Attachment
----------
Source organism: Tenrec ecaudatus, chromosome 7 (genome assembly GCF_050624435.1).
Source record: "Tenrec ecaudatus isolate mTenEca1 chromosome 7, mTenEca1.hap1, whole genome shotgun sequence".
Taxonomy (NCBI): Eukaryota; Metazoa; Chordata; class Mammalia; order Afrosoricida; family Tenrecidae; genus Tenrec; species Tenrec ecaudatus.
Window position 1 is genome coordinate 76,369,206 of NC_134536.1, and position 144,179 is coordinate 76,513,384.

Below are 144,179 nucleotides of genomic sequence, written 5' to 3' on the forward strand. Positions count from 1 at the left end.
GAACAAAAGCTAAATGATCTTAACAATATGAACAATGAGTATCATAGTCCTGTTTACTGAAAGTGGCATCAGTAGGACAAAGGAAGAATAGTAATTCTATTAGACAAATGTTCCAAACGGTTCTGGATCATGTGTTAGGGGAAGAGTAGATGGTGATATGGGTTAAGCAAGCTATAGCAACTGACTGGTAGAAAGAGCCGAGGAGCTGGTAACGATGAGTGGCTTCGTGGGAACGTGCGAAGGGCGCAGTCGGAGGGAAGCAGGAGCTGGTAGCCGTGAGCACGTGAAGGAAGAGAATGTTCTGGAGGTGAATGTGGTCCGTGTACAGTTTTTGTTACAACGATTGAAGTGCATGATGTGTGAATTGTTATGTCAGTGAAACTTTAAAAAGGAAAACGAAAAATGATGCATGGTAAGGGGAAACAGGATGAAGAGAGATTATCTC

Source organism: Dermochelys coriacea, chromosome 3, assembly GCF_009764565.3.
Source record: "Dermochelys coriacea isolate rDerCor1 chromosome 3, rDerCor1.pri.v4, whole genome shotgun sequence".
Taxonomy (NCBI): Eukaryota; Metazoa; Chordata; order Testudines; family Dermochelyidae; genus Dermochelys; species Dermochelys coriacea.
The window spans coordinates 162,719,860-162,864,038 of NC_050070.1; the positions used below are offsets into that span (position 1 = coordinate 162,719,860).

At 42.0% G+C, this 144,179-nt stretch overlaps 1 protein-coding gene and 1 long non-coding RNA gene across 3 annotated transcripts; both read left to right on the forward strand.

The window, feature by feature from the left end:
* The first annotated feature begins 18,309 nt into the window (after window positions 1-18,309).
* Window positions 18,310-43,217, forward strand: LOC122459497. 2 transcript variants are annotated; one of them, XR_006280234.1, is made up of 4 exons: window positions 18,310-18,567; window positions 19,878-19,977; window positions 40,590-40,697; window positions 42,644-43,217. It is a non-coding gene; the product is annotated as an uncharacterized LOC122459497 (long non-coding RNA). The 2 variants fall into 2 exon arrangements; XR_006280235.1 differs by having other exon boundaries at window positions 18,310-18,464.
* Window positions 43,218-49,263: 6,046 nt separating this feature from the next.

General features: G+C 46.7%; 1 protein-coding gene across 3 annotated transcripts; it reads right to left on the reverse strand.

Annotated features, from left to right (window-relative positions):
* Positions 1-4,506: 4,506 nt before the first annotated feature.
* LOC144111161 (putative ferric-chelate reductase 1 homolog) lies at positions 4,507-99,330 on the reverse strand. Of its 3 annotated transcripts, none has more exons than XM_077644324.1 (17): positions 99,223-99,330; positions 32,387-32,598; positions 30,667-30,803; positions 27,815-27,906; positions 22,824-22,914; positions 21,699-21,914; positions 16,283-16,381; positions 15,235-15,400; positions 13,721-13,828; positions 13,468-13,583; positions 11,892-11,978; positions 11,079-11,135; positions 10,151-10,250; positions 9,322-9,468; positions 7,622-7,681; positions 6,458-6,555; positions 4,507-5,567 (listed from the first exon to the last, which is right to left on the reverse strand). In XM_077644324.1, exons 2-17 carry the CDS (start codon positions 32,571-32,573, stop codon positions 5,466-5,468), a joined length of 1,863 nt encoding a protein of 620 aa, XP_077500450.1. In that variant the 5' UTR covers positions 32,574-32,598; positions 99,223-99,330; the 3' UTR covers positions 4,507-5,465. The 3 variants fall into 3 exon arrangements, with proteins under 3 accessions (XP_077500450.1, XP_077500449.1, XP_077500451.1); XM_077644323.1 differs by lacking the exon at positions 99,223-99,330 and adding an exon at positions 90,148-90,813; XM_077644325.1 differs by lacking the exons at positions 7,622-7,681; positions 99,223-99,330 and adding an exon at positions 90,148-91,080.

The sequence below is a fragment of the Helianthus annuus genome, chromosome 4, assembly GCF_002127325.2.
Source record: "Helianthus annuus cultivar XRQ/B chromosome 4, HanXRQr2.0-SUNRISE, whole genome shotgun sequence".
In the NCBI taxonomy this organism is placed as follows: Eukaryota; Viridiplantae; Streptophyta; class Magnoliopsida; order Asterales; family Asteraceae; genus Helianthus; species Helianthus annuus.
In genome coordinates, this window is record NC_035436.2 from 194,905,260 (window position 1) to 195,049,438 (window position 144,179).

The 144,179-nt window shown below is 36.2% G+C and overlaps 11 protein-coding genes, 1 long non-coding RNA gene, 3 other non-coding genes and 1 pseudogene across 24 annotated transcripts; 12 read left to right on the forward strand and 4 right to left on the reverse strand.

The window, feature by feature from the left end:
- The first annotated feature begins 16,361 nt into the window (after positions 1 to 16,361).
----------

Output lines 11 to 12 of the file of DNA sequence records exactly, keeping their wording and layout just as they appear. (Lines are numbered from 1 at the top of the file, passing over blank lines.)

At 42.0% G+C, this 144,179-nt stretch overlaps 1 protein-coding gene and 1 long non-coding RNA gene across 3 annotated transcripts; both read left to right on the forward strand.

The window, feature by feature from the left end: